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Professional skills: for rent or for sale?

Updated: Jun 11, 2020



In the current gig economy, financial control is in a state of popular transition between the power of the job and labor markets. Global and virtual marketplaces are expanding to initiate and meet consumer demands. Labor market skills are and have been traditionally bought by organizations, giving rise to important career qualities of tenure, commitment and growth. The gig economy may be shifting the power of this transaction. Are you renting out your skills/time or selling them?


‘…47% of total US employment is in the high risk category, meaning that associated occupations are potentially automatable over some unspecified number of years, perhaps a decade or two (Frey and Osborne, 2017, p. 265).’


With metaphorical use of the real estate business, if you rent out your skills, you have the potential to take on more projects, while still having ownership of your interests, skill development and time. This requires certifications, branding and investing in your own career skills and interests with the viable option to pivot. If you sell your skills, you have the potential to be invested in by a company offering a variety of benefits including career development programs, training and exposure, however the ownership lies within the organization and therefore is primarily directed by the organization. Pivoting your career may then seem like a larger risk when your skills/time are sold rather than rented.


‘The best known strategy to recover market power is to rent the good instead of selling it (Rayna, 2008, p. 23).’


The industrial age was typified for the notion of deskilling; breaking down a skill into small parts to be executed by multiple people. However, the knowledge economy is heralding values of re-skilling and up-skilling. We have shifted away from permanent models of the industrial age, giving rise to increased consumer values of digital and experiential goods/services that are defined by:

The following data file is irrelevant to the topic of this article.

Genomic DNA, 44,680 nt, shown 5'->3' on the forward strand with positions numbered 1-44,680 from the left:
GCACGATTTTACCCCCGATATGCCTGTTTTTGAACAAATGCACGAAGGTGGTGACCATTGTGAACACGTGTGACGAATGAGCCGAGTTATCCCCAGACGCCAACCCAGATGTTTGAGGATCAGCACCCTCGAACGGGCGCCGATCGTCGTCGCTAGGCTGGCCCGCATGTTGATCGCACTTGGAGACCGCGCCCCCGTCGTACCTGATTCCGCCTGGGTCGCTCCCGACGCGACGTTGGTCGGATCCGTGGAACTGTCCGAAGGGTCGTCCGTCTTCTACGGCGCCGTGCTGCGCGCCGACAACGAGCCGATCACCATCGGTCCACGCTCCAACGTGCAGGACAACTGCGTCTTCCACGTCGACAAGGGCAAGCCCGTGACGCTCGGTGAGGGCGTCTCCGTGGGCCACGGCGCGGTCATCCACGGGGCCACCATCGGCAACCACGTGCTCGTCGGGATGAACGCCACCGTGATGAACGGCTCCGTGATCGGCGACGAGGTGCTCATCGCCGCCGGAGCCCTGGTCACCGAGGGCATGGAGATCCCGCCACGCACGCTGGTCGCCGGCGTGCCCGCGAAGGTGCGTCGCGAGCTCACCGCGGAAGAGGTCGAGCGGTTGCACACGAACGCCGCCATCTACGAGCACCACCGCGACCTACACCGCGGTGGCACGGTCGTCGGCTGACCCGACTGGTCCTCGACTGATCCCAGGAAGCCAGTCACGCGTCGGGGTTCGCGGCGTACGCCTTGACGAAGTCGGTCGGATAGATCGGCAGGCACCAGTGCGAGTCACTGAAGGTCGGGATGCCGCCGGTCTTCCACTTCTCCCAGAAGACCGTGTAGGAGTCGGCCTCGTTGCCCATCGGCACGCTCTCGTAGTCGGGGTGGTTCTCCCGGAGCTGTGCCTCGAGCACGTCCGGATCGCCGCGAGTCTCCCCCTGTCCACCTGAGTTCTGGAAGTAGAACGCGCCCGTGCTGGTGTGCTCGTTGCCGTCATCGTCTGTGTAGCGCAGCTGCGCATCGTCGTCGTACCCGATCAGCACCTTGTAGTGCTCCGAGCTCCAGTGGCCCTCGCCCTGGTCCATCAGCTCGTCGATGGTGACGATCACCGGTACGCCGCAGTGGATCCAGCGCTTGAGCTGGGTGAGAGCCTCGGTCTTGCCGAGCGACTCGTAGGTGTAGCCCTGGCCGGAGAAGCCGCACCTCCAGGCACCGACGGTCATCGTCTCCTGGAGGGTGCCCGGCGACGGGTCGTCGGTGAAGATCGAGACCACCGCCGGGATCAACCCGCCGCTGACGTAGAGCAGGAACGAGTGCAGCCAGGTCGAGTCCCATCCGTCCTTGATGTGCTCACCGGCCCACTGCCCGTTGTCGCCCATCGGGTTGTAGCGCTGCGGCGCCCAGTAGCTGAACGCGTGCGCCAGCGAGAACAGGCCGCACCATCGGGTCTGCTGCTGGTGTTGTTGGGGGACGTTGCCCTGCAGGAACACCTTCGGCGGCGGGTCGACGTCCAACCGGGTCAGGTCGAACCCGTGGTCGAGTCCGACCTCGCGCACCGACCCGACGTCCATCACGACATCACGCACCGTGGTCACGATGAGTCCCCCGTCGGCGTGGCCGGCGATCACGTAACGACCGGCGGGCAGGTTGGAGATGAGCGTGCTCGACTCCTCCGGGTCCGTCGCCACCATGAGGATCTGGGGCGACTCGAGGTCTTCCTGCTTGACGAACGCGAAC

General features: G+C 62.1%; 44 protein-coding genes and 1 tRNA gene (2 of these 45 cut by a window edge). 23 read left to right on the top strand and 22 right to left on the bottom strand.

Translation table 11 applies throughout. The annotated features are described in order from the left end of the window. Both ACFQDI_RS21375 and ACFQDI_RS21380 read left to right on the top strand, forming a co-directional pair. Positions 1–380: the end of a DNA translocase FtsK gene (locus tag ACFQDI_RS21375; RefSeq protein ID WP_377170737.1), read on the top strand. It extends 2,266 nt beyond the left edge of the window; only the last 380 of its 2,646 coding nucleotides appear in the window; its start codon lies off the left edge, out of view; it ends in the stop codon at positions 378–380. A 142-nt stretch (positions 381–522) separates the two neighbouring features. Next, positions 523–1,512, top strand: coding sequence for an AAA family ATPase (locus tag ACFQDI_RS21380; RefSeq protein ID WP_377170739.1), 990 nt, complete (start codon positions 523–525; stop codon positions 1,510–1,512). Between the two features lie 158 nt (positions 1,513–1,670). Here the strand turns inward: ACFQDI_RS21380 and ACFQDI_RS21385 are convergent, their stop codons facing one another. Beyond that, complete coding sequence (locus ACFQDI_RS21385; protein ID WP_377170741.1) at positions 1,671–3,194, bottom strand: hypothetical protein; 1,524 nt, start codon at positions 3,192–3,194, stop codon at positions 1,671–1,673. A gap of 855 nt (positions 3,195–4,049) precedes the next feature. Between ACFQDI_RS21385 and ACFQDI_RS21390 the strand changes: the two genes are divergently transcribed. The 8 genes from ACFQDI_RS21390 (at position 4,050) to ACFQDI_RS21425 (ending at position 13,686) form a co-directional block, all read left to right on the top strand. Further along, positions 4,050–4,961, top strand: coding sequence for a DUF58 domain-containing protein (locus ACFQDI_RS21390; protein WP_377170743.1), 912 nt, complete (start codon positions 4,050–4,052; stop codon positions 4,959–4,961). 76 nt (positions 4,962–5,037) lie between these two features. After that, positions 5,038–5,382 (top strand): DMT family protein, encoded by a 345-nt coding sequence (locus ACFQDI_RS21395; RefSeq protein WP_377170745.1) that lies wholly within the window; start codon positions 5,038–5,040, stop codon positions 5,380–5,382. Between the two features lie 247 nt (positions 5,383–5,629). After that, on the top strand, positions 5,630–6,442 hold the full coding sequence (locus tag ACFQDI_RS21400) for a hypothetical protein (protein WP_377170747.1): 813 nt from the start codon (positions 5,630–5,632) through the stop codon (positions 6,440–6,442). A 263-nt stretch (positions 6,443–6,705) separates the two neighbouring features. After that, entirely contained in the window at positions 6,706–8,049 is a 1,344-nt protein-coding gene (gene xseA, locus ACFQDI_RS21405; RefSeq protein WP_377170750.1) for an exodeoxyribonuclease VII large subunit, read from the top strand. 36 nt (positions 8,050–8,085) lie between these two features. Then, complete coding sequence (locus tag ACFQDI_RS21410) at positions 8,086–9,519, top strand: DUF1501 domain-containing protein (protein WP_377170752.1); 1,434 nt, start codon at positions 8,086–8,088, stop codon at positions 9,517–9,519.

• The value is assessed after consumption.

  • They are non-exclusive and non-competing; accessible by anyone and the consumption activity does not decrease availability of the goods.

  • The durability is infinite; can be easily shared and passed down generation after generation.

  • New versions (updates/renewals) of the same good are the strategic way to maintain market power.

If we assess some of the defining features of digital and experiential goods, there are striking correlations on how to value skills that are of virtual nature with limited risks of computerization. While future proofing your career, which mind set are you taking with you on your career journey?


For further information:

Frey, C.B. and Osborne, M.A. (2017) 'The future of employment: How susceptible are jobs to computerisation?', Technological Forecasting & Social Change, 114, pp. 254-280.


Rayna, T. (2008) 'Understanding the Challenges of the Digital Economy: The Nature of Digital Goods', Communications & Strategies, 1(71), pp. 13-36.

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